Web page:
Learning the full truth of our dependence upon God and our relation to his will is what the virtue of humility is all about. For humility is truth, the full truth, the truth that encompasses our relation to God the Creator and through him to the world he has created and to our fellowmen. And what we call humiliations are the trials by which our more complete grasp of this truth is tested.
It is self that is humiliated; there would be no "humiliation" if we had learned to put self in its place, to see ourselves in proper perspective before God and other men. And the stronger the ingredient of self develops in our lives, the more severe must our humiliations be in order to purify us. That was the terrible insight that dawned upon me in the cell at Lubianka as I prayed, shaken and dejected, after my experience with the interrogator.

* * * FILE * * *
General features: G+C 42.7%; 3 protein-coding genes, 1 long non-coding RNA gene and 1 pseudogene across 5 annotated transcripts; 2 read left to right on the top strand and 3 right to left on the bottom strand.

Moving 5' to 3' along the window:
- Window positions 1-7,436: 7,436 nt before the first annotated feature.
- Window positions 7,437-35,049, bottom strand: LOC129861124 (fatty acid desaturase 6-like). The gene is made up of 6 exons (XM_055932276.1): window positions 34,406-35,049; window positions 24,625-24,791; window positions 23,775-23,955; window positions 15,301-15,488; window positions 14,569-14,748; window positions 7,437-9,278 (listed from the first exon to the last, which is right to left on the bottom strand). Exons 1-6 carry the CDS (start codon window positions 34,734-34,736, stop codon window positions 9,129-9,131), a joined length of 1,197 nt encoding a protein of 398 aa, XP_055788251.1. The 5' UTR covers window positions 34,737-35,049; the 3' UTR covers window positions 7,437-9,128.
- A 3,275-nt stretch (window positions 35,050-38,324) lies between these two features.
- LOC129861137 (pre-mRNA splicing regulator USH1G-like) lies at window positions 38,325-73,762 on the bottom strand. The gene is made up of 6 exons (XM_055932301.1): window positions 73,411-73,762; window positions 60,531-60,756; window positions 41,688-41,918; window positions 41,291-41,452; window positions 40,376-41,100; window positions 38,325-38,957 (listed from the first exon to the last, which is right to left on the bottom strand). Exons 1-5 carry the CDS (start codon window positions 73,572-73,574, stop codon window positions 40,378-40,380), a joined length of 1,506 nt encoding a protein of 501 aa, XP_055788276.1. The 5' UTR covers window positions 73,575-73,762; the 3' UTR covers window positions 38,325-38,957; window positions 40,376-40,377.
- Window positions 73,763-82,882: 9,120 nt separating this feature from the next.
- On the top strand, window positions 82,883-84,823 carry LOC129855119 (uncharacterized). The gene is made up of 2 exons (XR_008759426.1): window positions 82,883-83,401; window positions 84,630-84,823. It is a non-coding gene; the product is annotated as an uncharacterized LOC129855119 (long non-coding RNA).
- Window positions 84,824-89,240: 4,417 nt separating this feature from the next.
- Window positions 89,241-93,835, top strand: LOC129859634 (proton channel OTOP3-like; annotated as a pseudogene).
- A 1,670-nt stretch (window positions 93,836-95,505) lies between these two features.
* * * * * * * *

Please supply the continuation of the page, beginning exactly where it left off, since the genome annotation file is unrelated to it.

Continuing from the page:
The Spirit had not abandoned me, for the whole experience had been his work. The sense of guilt and shame I felt was rooted in my failure to put grace ahead of nature, my failure to trust primarily in God rather than in my own powers..."
From Walter J. Ciszek's book, He Leadeth me